This post is about nationality and regional domain extensions. It shows all the new options available, if you’re interested in specific geo targeting for your web address.
“Home is not a place. Home is a feeling”.
This is the slogan of dotruhr’s latest promo video. I think it nails, how some domain extensions have the ability to add something special to your online identity, which a .com domain is not capable of.
A week ago I published a post about the 39 city domain extensions and seven reasons to use them instead of a .com or a country code domain name. However other alternative geo domain extensions exist. This is a post about them.
VIDEO: ALL NATIONALITY AND REGIONAL DOMAIN EXTENSIONS
In the video below you can get an overview of the various regional and nationality domain extensions:
Geographic domain extensions have always been synonymous with country code domains such as .fr, .de, co.uk and com.au. However in 2004 .eu was launched, which marked a different way to look at geographic domain names. While technically considered a country code, it was the first domain extension, which covered a territory beyond national borders. Later that year .cat came out which was the first top level domain for a region inside a country (Catalunya in Spain). In 2008 we saw the launch of .asia. .Eu was very well received and has today 3.85M registrations making it the 11th most popular domain extensions of more than 800 domain extensions. .Asia faired less well with 228K registrations today, while .cat domain name usage has been very high among Catalan websites with 88K registrations (Websites about cats not excluded!).
Since 2014 new regional domain extensions such as .bayern and .alsace started to appear including nationality domains (e.g. .swiss, .kiwi and .irish).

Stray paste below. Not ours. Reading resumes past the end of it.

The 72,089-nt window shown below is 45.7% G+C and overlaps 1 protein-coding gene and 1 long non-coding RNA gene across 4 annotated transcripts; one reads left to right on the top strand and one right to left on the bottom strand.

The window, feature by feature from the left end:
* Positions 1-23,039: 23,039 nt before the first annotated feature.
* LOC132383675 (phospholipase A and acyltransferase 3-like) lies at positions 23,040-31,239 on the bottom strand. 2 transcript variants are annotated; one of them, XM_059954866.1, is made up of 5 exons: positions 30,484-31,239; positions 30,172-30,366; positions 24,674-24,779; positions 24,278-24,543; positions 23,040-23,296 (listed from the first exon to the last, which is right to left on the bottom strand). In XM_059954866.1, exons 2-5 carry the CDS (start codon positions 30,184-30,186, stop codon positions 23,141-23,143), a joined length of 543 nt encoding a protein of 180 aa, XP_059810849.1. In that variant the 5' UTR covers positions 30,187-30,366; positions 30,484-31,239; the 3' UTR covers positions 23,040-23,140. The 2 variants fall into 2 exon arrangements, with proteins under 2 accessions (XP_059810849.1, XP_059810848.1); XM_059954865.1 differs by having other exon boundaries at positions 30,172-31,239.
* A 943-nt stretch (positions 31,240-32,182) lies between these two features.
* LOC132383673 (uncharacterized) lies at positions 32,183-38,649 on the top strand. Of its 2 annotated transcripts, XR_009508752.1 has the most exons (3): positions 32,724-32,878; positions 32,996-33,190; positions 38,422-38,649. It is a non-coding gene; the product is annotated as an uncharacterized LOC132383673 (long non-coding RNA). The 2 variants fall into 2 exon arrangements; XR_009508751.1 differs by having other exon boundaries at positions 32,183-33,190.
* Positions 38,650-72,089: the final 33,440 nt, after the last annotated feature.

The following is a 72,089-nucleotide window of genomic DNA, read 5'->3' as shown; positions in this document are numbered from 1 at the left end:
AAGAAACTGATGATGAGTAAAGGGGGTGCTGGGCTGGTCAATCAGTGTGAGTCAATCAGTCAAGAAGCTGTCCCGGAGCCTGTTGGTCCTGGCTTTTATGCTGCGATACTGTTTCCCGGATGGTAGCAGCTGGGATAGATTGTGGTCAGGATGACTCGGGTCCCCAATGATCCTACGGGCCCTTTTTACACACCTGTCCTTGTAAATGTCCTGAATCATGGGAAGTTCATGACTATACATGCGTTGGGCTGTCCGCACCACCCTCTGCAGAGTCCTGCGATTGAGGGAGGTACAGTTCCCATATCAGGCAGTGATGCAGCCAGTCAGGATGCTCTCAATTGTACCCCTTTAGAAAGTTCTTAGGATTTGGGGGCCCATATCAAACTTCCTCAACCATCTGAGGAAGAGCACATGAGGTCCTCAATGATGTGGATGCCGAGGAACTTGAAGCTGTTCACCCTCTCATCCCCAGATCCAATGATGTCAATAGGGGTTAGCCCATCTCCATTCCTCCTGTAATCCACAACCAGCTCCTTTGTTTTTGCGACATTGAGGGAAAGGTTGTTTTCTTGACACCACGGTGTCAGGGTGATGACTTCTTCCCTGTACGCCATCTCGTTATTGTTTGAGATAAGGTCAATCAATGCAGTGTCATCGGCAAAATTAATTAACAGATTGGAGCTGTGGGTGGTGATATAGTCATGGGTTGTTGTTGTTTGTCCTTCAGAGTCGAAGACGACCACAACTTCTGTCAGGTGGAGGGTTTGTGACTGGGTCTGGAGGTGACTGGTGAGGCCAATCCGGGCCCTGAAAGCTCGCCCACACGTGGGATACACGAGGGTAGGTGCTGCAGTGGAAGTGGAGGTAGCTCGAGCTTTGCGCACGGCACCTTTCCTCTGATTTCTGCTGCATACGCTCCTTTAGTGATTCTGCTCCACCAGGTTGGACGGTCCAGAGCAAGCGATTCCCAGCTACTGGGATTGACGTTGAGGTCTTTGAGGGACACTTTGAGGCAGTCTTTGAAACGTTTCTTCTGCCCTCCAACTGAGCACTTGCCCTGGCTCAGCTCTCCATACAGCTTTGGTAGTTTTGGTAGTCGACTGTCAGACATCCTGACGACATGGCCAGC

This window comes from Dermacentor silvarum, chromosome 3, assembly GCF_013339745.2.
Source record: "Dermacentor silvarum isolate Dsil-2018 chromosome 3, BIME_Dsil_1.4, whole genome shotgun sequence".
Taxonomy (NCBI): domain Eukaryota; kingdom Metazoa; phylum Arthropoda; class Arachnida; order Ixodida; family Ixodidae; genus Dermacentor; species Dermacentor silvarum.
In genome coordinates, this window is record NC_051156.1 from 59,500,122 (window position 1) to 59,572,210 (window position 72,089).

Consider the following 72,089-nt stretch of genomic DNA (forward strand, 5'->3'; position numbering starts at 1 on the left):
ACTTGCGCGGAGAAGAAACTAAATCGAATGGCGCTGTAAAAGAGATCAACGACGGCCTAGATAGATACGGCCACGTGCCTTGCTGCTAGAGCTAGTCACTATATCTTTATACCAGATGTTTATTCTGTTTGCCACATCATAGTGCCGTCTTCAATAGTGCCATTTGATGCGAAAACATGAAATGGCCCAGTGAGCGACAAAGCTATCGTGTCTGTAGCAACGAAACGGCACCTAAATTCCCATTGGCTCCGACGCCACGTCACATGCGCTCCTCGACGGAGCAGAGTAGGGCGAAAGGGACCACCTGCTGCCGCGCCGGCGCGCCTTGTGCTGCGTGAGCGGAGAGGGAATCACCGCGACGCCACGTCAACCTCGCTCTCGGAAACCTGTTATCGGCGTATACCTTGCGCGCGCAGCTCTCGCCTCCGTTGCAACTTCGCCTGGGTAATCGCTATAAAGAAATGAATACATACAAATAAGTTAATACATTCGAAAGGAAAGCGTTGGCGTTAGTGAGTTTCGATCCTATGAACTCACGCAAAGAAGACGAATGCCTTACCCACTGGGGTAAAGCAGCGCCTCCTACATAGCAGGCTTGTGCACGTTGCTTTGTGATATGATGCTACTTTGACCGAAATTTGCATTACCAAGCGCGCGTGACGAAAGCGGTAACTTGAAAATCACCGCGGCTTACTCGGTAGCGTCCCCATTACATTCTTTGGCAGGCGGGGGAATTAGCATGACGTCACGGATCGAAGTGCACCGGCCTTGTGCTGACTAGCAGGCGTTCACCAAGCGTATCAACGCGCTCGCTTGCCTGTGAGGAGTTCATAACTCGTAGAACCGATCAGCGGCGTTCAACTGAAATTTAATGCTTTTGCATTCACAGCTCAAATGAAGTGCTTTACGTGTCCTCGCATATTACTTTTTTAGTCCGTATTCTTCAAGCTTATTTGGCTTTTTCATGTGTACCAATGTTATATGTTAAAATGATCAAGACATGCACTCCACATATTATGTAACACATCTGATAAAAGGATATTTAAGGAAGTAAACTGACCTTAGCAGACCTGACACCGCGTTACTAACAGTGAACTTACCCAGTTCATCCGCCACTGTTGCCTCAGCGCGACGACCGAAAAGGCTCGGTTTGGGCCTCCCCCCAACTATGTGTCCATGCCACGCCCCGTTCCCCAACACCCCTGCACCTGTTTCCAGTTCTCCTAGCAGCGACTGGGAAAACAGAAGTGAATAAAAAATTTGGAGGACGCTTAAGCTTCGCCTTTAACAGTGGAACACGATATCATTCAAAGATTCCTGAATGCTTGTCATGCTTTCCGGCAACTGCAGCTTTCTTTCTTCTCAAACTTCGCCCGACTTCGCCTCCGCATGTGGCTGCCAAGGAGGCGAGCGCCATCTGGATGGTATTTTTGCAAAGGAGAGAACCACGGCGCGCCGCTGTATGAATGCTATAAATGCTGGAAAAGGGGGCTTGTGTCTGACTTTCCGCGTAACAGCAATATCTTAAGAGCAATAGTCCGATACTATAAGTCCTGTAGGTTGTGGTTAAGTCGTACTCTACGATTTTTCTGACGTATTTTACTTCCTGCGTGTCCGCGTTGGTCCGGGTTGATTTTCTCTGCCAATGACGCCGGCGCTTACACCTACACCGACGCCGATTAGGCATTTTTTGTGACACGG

I asked some of the leading experts in the field of regional domain names to comment on who should use these new extensions. My question to them was the following:
I have divided their answers into six arguments when you should use this type of domain names. Here we go:
1. When you want a great generic domain name
If your business is new and unknown you might consider getting a web address, which states what you do, instead of who you are. Finding the perfect generic term as a .com domain is nearly impossible today, unless you are ready to spend a lot of money in the aftermarket. While there certainly are more options available when using a country code domain, it’s still hard, since they have been around for the last 20-25 years. So if you’re an accountant from Alsace starting out your business today, comptable.com and comptable.fr are long gone, but comptable.alsace is available.
Tobias Kaiser from dotSaarland says:
2. When it tells customers, where your service is offered
The beauty of the new domain extensions is their ability to communicate on both sides of the dot. If you target customers in a specific geographic area, then the domain name can explain this to customers. As an example hochzeitdj.bayern is the website of a DJ in Bavaria, who plays at local events, birthdays and parties. The .Bayern domain name does a better job for him than .de would, as his business only targets local customers.